“Lesotho has one of the highest rape statistics in the world – but what are our leaders doing about this problem? What should happen? What more will it take?”
Reporting by Leila Hall (Photos © Meri Hyöky)
Maseru, Lesotho – midday, Wednesday 1st August 2018. The police have stopped traffic on one of the city’s main roads. Drivers peer out of car windows, frowning. Passers-by look on with curiosity as a group of protesters walk down the road, placards and fists held high, bringing this major thoroughfare to a standstill.
#TheTotalShutdown march in Lesotho took place simultaneously with similar marches in eSwatini, Botswana, Namibia and all nine provinces of South Africa – as hundreds of women across Southern Africa joined forces to protest gender-based violence and to demand concrete action from political leaders.
At the end of the silent march in Maseru, women gathered to speak out about their reasons for marching – with many sharing poignant testimonies of their personal experiences of gender-based violence.
“We have had enough!” shouted Lineo Tsikoane – human rights lawyer, National Programmes Officer for the Coalition of African Lesbians and one of the organisers of the march – as she addressed the crowd. “We were silent by choice as we marched, but from today we will not be silenced! From today, if an uncle in our family is raping a child we will not keep silent! We will shame him; we will bring discomfort to his space! From today my queer sister is still my sister and it’s OK!”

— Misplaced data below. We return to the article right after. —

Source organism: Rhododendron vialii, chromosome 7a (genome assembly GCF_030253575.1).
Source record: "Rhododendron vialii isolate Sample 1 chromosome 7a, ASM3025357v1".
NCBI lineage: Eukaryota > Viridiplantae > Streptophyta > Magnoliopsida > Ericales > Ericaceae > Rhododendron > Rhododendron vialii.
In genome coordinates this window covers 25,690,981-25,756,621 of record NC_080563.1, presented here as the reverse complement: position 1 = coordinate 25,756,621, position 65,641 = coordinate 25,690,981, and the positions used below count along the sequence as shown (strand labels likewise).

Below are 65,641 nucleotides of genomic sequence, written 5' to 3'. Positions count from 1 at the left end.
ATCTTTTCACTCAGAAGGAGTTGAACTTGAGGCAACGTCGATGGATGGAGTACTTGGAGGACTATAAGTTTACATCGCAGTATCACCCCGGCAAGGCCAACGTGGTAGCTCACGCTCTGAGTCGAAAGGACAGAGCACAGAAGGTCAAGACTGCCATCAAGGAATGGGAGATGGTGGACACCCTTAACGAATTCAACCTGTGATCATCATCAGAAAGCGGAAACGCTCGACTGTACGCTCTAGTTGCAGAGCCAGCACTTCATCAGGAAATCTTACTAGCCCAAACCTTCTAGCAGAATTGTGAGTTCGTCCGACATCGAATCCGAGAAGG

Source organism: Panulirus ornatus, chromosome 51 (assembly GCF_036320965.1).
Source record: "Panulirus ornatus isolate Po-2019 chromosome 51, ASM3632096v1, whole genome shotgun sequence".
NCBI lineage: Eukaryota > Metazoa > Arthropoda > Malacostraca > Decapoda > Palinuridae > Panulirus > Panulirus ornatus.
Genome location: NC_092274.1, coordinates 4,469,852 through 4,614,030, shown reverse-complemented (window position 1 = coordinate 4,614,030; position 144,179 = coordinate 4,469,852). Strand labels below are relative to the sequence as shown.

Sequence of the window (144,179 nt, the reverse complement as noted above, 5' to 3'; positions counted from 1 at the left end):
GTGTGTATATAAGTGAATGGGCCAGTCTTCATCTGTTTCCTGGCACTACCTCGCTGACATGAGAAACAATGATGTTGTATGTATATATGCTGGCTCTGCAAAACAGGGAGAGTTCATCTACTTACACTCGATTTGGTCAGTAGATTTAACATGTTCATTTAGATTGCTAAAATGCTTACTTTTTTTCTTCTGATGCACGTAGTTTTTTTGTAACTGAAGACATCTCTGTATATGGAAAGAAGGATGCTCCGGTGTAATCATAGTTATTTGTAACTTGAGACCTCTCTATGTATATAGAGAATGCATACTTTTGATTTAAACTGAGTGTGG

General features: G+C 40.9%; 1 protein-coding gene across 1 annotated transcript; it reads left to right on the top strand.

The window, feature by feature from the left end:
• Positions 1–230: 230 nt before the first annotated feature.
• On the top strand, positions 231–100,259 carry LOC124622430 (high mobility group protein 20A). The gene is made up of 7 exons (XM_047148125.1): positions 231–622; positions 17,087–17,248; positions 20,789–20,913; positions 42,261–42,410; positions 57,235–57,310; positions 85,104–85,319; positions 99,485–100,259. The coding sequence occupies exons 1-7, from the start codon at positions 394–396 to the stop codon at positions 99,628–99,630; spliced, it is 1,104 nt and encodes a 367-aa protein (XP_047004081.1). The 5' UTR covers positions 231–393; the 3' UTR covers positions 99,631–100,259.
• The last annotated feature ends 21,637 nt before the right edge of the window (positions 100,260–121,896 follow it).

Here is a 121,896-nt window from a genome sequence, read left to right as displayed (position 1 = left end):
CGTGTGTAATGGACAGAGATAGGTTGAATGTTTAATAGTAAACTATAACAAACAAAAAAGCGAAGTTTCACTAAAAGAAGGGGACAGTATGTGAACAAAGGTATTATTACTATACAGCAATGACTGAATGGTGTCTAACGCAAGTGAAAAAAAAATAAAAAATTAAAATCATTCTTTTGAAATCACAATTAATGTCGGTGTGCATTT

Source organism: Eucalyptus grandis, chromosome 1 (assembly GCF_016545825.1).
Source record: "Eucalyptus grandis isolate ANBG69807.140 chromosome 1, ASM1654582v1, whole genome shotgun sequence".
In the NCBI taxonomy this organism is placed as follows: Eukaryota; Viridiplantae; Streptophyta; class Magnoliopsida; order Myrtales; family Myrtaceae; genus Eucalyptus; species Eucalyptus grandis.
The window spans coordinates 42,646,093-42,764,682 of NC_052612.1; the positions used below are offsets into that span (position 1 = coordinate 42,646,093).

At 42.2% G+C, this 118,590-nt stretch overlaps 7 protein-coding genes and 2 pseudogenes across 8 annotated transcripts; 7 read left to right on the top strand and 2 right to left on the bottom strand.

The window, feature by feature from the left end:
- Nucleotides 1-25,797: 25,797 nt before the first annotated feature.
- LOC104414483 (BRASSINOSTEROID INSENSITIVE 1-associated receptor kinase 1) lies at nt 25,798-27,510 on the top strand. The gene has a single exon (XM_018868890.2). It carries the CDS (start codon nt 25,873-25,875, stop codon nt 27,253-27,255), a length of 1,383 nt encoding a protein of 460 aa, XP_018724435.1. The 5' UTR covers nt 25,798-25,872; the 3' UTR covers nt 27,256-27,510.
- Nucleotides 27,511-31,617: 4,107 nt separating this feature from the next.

“We are trying to sensitise women in our communities,” Tsikoane explains. “We are trying to show them that there’s support, that what’s happening in their lives is wrong – that it shouldn’t be normalised, it shouldn’t be accepted. Lesotho has one of the highest rape statistics in the world – but what are our leaders doing about this problem? What should happen? What more will it take? We are trying to spark government action here.”